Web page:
It’s pretty clear that the heart is very important and that it’s a good idea to include heart-healthy exercises in your routine if you want optimal health. But what exactly does that mean and what kinds of exercises should you be doing specifically for your heart?
How Do You Know If You Have a Healthy Heart or Not?
It may be easier to start by describing the conditions that would indicate an absence of health when it comes to your heart. Heart diseases and illnesses can include:
- Coronary artery disease
- High blood pressure
- Cardiovascular disease
- Heart arrhythmia
- Heart attack
Some of the symptoms of an unhealthy heart can include chest tightness or pain; pressure; shortness of breath; pain in the neck, jaw, back, or even stomach; numbness in extremities; fainting; irregular heartbeat; swelling in the ankles; and excessive fatigue
Naturally, an absence of these symptoms is great and may indicate a healthy heart. Just because you’re not currently experiencing any of the above doesn’t mean you’re necessarily in the clear, nor should you skimp on heart-healthy exercises.
How Much Exercise Is Needed for a Healthy Heart?
Any amount of exercise is going to be an improvement over no exercise. That being said, there are some guidelines to follow when it comes to heart-healthy exercises. According to The American Journal of Medicine, a minimal amount of activity, as little as one hour a week, can lead to a reduced risk for heart-related conditions. If you want to get even better results and more benefits, doing at least 15 to 30 minutes of exercise daily is a better prescription for good health.
However, studies show you don’t have to go crazy. Doing more than one hour of cardio a day does not seem to provide additional benefits over moderate daily exercise. Studies, for example, show that even taking multiple 10-minute walks can be very beneficial when it comes to your health.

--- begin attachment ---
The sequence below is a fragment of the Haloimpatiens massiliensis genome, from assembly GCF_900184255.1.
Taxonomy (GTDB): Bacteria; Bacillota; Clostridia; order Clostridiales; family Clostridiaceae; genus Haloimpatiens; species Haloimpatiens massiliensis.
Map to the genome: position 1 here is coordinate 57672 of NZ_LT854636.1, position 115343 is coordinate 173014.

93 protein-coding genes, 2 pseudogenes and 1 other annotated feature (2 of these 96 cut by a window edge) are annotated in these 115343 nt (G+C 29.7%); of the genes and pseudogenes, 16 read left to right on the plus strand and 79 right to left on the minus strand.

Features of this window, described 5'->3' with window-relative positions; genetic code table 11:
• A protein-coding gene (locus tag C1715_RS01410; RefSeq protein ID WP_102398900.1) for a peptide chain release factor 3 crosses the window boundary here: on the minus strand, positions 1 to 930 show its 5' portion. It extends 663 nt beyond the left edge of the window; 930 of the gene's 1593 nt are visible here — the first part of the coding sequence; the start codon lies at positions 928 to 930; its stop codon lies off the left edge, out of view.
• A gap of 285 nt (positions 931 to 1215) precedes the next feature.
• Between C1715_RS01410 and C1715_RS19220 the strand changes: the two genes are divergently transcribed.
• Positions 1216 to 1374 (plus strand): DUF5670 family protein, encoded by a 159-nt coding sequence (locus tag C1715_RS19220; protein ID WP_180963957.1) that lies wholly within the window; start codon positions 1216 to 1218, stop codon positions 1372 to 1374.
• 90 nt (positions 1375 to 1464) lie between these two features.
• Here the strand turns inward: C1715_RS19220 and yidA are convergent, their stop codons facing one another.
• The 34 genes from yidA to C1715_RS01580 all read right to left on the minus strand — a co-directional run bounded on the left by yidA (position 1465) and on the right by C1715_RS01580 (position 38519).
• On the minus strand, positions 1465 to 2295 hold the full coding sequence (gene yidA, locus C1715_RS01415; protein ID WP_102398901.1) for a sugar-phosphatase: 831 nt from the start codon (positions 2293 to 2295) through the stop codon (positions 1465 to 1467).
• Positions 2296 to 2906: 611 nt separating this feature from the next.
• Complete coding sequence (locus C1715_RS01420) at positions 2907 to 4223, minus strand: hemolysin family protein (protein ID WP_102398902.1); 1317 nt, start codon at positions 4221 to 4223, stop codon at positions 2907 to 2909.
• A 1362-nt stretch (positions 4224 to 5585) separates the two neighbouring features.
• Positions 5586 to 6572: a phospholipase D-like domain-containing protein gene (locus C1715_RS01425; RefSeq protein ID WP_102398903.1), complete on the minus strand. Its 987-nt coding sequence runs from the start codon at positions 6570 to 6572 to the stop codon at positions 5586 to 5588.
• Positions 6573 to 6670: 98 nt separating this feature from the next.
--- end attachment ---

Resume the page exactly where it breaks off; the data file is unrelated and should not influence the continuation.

What Are the Best Heart-Healthy Exercises?
If you want to keep your heart healthy, then you’ll need to work on cardiovascular fitness. Given the fact that your heart will beat around 2.5 billion times while you’re alive and that it will process millions of gallons of blood, it’s clear that heart-healthy exercises should be at the top of your priority list.
1. Walking—at the top of your list should simply be walking. Walking is an activity almost anyone can do, anytime, anywhere. It’s so convenient it’s hard not to be able to fit it in at least somewhere in your schedule. Even if you can’t find the time for a full-fledged walk, you can still park further away from your destination, get up from your chair more often than necessary, and take the stairs whenever possible.
2. High-Intensity Interval Training—also known as “HIIT,” this type of training can garner you next-level health benefits. Not only will you burn off tons of calories while you’re doing this type of workout, but you’ll continue to burn calories long after your exercise session has ended. As your body improves its ability to use oxygen, your resting heart rate will slow and your blood pressure will drop.
3. Swimming—as the third most popular form of aerobic exercise in the United States, swimming as little as 30 minutes a day will help you strengthen your heart and burn off excess calories, all while cradling fragile bones and joints. And, if you want to do more but you suffer from injuries, arthritis, knee pain, or other ailments, check out a water aerobics class. You’ll get all of the benefits of a great workout with none of the stress on your body.
4. Standing—it is also advisable to stand regularly, especially if you have a desk job. Try to get up at least once every hour and stand or walk for at least ten minutes. Too much sitting can cause numerous health issues, but in sharp contrast, standing as little as 10 minutes every hour can help you burn as many extra calories as running several marathons a year. Standing and moving around will increase muscle activity, help you control blood sugar, and over time, improve health across the board.
5. Resistance Training—burning off body fat and adding metabolically active lean muscle mass to your body is one of the best things you can do for your heart overall. Combining your weight workouts with your aerobic exercise will give you that one-two punch you need to get your heart in great shape.
Scientists say lifting weights consistently several times a week can even help reduce your risk of heart disease by more than 40%. Again, it doesn’t take much. As little as an hour of weight training, spread throughout the week, can bring huge benefits and should be a mainstay as one of the best heart-healthy exercises you can do.